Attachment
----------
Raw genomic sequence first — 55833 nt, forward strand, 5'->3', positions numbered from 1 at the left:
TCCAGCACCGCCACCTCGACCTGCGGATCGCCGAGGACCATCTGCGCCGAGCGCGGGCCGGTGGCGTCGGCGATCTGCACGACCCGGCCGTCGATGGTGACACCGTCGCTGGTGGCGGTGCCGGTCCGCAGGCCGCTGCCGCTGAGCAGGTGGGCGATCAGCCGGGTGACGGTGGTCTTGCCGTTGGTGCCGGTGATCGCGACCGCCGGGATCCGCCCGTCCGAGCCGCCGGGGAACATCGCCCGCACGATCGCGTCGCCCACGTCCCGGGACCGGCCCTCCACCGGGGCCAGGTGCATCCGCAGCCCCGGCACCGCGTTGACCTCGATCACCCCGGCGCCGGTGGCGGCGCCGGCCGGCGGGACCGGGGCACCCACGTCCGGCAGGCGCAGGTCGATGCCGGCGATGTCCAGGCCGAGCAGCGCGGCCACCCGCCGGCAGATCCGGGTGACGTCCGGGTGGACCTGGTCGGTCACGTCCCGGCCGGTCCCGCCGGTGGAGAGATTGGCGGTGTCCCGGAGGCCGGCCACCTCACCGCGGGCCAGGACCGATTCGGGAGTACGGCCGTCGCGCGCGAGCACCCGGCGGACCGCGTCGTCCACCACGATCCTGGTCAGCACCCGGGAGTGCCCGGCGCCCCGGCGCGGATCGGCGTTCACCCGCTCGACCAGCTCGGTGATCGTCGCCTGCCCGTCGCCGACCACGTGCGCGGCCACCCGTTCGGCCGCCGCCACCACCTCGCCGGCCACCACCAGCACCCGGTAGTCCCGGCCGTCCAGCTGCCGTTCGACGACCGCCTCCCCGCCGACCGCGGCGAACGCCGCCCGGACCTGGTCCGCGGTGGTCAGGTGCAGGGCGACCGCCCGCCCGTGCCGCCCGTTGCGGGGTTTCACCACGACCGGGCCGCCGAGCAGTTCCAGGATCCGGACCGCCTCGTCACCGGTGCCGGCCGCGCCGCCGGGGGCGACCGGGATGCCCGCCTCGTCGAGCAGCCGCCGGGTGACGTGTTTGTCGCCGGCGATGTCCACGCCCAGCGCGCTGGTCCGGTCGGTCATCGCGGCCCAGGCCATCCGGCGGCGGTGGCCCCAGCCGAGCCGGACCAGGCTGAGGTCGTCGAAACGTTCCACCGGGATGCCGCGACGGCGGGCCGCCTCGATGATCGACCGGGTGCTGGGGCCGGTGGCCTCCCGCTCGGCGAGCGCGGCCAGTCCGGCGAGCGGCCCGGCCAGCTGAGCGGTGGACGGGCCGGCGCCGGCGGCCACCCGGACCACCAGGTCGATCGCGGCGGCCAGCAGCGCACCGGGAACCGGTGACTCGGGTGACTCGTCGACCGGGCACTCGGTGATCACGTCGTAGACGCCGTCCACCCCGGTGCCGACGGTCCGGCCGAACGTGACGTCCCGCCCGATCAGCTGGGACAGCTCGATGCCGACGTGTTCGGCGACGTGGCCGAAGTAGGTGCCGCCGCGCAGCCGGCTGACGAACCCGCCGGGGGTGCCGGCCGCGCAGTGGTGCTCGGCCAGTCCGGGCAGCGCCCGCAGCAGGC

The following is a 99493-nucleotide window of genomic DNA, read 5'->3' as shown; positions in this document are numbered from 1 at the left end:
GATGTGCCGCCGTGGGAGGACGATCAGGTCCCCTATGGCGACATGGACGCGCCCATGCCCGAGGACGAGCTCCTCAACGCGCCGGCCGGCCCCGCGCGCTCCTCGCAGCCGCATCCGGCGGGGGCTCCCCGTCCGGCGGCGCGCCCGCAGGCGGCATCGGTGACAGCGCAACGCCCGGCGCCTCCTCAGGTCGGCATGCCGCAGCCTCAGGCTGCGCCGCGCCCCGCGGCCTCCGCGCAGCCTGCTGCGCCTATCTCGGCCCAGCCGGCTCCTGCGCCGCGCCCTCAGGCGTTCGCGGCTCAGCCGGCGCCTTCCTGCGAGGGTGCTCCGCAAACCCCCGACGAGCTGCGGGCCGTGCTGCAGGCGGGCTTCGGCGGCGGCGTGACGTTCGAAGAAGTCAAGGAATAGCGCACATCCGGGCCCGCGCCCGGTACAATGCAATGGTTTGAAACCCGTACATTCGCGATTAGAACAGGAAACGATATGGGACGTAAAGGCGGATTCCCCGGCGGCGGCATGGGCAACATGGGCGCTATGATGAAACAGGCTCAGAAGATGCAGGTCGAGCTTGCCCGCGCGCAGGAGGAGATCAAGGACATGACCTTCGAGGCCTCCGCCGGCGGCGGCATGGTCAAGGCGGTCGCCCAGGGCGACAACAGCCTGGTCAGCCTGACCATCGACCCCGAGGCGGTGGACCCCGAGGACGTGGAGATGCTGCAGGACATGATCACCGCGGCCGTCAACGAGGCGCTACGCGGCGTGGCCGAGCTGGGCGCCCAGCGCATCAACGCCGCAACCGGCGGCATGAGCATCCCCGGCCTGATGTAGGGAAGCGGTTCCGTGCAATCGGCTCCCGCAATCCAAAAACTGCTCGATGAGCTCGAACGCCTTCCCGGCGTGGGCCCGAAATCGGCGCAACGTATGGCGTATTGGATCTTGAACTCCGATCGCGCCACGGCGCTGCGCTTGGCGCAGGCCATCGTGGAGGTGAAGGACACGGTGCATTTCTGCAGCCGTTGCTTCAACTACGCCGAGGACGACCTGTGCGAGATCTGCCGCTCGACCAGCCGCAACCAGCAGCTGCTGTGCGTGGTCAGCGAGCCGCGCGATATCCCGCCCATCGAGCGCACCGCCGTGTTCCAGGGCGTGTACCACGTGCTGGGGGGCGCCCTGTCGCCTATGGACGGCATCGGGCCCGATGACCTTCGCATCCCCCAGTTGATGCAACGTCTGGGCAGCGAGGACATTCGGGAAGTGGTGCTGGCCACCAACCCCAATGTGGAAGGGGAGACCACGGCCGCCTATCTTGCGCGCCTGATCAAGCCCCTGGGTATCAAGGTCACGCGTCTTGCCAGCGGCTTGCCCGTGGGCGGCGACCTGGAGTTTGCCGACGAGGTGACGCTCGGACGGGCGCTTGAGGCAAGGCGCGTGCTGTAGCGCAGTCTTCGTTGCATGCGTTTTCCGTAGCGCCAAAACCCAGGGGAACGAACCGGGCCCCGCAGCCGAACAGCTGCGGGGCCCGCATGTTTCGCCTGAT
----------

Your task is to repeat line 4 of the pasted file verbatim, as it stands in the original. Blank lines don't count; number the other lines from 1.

GATGTGCCGCCGTGGGAGGACGATCAGGTCCCCTATGGCGACATGGACGCGCCCATGCCCGAGGACGAGCTCCTCAACGCGCCGGCCGGCCCCGCGCGCTCCTCGCAGCCGCATCCGGCGGGGGCTCCCCGTCCGGCGGCGCGCCCGCAGGCGGCATCGGTGACAGCGCAACGCCCGGCGCCTCCTCAGGTCGGCATGCCGCAGCCTCAGGCTGCGCCGCGCCCCGCGGCCTCCGCGCAGCCTGCTGCGCCTATCTCGGCCCAGCCGGCTCCTGCGCCGCGCCCTCAGGCGTTCGCGGCTCAGCCGGCGCCTTCCTGCGAGGGTGCTCCGCAAACCCCCGACGAGCTGCGGGCCGTGCTGCAGGCGGGCTTCGGCGGCGGCGTGACGTTCGAAGAAGTCAAGGAATAGCGCACATCCGGGCCCGCGCCCGGTACAATGCAATGGTTTGAAACCCGTACATTCGCGATTAGAACAGGAAACGATATGGGACGTAAAGGCGGATTCCCCGGCGGCGGCATGGGCAACATGGGCGCTATGATGAAACAGGCTCAGAAGATGCAGGTCGAGCTTGCCCGCGCGCAGGAGGAGATCAAGGACATGACCTTCGAGGCCTCCGCCGGCGGCGGCATGGTCAAGGCGGTCGCCCAGGGCGACAACAGCCTGGTCAGCCTGACCATCGACCCCGAGGCGGTGGACCCCGAGGACGTGGAGATGCTGCAGGACATGATCACCGCGGCCGTCAACGAGGCGCTACGCGGCGTGGCCGAGCTGGGCGCCCAGCGCATCAACGCCGCAACCGGCGGCATGAGCATCCCCGGCCTGATGTAGGGAAGCGGTTCCGTGCAATCGGCTCCCGCAATCCAAAAACTGCTCGATGAGCTCGAACGCCTTCCCGGCGTGGGCCCGAAATCGGCGCAACGTATGGCGTATTGGATCTTGAACTCCGATCGCGCCACGGCGCTGCGCTTGGCGCAGGCCATCGTGGAGGTGAAGGACACGGTGCATTTCTGCAGCCGTTGCTTCAACTACGCCGAGGACGACCTGTGCGAGATCTGCCGCTCGACCAGCCGCAACCAGCAGCTGCTGTGCGTGGTCAGCGAGCCGCGCGATATCCCGCCCATCGAGCGCACCGCCGTGTTCCAGGGCGTGTACCACGTGCTGGGGGGCGCCCTGTCGCCTATGGACGGCATCGGGCCCGATGACCTTCGCATCCCCCAGTTGATGCAACGTCTGGGCAGCGAGGACATTCGGGAAGTGGTGCTGGCCACCAACCCCAATGTGGAAGGGGAGACCACGGCCGCCTATCTTGCGCGCCTGATCAAGCCCCTGGGTATCAAGGTCACGCGTCTTGCCAGCGGCTTGCCCGTGGGCGGCGACCTGGAGTTTGCCGACGAGGTGACGCTCGGACGGGCGCTTGAGGCAAGGCGCGTGCTGTAGCGCAGTCTTCGTTGCATGCGTTTTCCGTAGCGCCAAAACCCAGGGGAACGAACCGGGCCCCGCAGCCGAACAGCTGCGGGGCCCGCATGTTTCGCCTGAT